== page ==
Apoll. 1. iv. c. 1. See of the of whom he speaks. But if he says, d évsame author, l. i. c. 6, 36. TOLET (TO ápOpov Opwnos ñke, “the man came,' then it is evisc.) s dvarbanou spoeywouévou Toll £v dent; for he speaks of some person known τη συντάξει' οιον ει μεν λέγοι τις, άνθρω- before. And this is what those mean, who πος ηκε, άδηλον τινα άνθρωπον λέγει. ει δε και say that the article is expressive of the first άνθρωπος, δηλον, προεγνωσμένον γάρ τινα and second knowledge together.” Theod. άνθρωπον λέγει. Τούτο δε αυτοβούλονται και Gaze, 1. iv. οι φάσκοντες τ' άρθρον σημαντικών πρώτης Apoll. de Synt. 1. i. c. 6, 7. His acγνώσεως και δευτέρας: “ the article causes count of reference is as follows: '18lwua åra

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His reasoning upon proper names is worth remarking. Proper names (he tells

us) often fall into homonymie, that is, different persons often go by the same name. To solve this ambiguity we have recourse to adjectives or epithets. For example, there were two Grecian chiefs who bore the name of Ajax. It was not, therefore, without reason, that Menestheus uses epithets, when this intent was to distinguish the one of them from the other. 'Αλλά περ οίος ίτω Τελαμώνιος άλκιμος Αίας.

Hom. “ If both Ajaxes (says he) cannot be spared,

at least alone Let mighty Telamonian Ajax come. Apollonius proceeds: even epithets themselves are diffused through various subjects, inasmuch as the same adjective may be referred to many substantives.

In order, therefore, to render both parts of speech equally definite, that is to say, the adjective as well as the substantive, the adjective itself assumes an article before it, that it may indicate a reference to some single person only, uovadan åvapopà, according to the author's own phrase. And thus it is we say, Tpúowy o ypaj patikÒS, “ Trypho the grammarian;" 'Απολλόδωρος ο Κυρηναίος, “Apollodorus the Cyrenean,” &c. The author's conclusion of this section is worth remarking. Δεόντως άρα και κατά το τοιούτον ή πρόσθεσίς έστι του άρθρου, συνιδιάζουσα το επιθετικόν τώ κυρίω ονόματι. “It is with reason, therefore, that the article is here also added, as it brings the adjective to an individuality as precise as the proper name.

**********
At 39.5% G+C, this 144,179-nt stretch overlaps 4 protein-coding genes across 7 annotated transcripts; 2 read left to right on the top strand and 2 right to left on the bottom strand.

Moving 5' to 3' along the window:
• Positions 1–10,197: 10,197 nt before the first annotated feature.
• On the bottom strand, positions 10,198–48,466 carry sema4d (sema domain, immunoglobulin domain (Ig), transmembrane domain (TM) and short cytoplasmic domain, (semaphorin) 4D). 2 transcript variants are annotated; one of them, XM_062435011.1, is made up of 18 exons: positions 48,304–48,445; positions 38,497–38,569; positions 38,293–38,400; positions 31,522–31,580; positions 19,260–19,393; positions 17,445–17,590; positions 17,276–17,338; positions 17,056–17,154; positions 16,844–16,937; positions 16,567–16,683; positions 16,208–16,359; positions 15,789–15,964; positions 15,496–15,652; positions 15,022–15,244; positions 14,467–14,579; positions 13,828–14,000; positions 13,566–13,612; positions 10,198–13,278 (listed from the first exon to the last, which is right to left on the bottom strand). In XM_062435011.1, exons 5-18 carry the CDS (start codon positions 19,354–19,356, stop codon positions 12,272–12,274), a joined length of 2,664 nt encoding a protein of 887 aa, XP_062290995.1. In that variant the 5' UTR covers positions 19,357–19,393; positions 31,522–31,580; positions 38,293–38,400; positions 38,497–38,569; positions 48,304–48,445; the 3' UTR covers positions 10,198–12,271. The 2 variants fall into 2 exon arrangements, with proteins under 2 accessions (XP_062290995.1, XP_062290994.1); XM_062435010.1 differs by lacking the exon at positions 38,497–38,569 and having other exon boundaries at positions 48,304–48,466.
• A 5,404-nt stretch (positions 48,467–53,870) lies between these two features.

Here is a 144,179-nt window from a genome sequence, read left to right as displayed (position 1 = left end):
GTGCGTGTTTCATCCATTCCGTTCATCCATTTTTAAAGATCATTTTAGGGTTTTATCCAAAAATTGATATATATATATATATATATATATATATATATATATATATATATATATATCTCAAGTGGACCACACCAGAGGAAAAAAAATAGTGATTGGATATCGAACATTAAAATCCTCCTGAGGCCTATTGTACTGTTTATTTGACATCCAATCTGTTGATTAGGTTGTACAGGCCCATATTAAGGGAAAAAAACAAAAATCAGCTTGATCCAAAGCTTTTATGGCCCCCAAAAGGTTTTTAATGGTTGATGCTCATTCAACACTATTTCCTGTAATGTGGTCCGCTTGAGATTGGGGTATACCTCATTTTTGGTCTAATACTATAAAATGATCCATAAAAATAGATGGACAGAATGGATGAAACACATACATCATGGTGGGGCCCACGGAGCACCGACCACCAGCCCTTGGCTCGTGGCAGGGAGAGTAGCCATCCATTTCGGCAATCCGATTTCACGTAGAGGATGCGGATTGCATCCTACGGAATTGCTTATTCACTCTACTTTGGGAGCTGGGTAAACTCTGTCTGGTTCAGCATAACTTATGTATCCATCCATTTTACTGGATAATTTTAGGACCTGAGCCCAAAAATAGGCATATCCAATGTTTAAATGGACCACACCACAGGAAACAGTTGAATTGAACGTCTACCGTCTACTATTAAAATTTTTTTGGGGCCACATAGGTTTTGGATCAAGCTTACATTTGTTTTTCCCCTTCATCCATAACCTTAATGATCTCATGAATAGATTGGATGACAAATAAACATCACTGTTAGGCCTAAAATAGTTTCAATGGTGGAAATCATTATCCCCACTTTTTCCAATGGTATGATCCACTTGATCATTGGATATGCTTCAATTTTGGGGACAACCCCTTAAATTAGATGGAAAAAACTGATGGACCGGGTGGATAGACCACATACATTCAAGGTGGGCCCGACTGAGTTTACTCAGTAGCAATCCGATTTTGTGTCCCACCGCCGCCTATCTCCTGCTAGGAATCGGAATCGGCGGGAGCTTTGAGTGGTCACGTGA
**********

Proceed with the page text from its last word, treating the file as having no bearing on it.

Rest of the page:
We may carry this reasoning further, and shew how by help of the article even common appellatives come to have the force of proper names, and that unassisted by epithets of any kinds. Among the Athenians, Trolov meant “ship;" evdera, “ eleven;" and ăv@pw tros,“

Yet add but the article, and tò mlolov, “the ship," meant that particular ship which they sent annually to Delos; oi čvdeka," the eleven," meant certain officers of justice; and ó áv@pwmos, “the man,” meant their public executioner. So in English, city is a name common to many places; and speaker, a name common to many men, Yet if we prefix the article, the city, means our metropolis; and the speaker, a high officer in the British parliament.

And thus it is by an easy transition that the article, from denoting reference, comes to denote eminence also; that is to say, from implying an ordinary pre-acquaintance, to presume a kind of general and universal notoriety. Thus among the Greeks, ó months, “the poet,” meant Homer; and ó Erayelφοράς προκατειλεγμένου προσώπου δευτέρα See Apoll. l. i. c. 12. where by mistake ywous: “ The peculiar character of refer- Menelaus is put for Menestheus. ence is the second or repeated knowledge of e There are so few exceptions to this some person already mentioned.” Lib. ii. observation, that we may fairly admit it c. 3.

to be generally true. Yet Aristotle twice The same

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man,

putns, “the Stagyrite," meant Aristotle; not that there were not many poets beside Homer, and many Stagyrites beside Aristotle, but none equally illustrious for their poetry and philosophy.

It is on a like principle that Aristotle tells us, it is by no means the same thing to assert είναι την ηδονήν αγαθόν, or, το åyadòv, that “pleasure is a good,” or the good.” The first only makes it a common object of desire, upon a level with many others which daily raise our wishes; the last supposes it that supreme and sovereign good, the ultimate scope of all our actions and endeavours.

But to pursue our subject. It has been said already, that the article has no meaning but when associated to some other word. To what words then may it be associated ? To such as require defining, for it is by nature a definitive. And what words are these? Not those which already are as definite as may be. Nor yet those which, being indefinite, cannot properly be made otherwise. It remains then they must be those which, though indefinite, are yet capable, through the article, of becoming definite.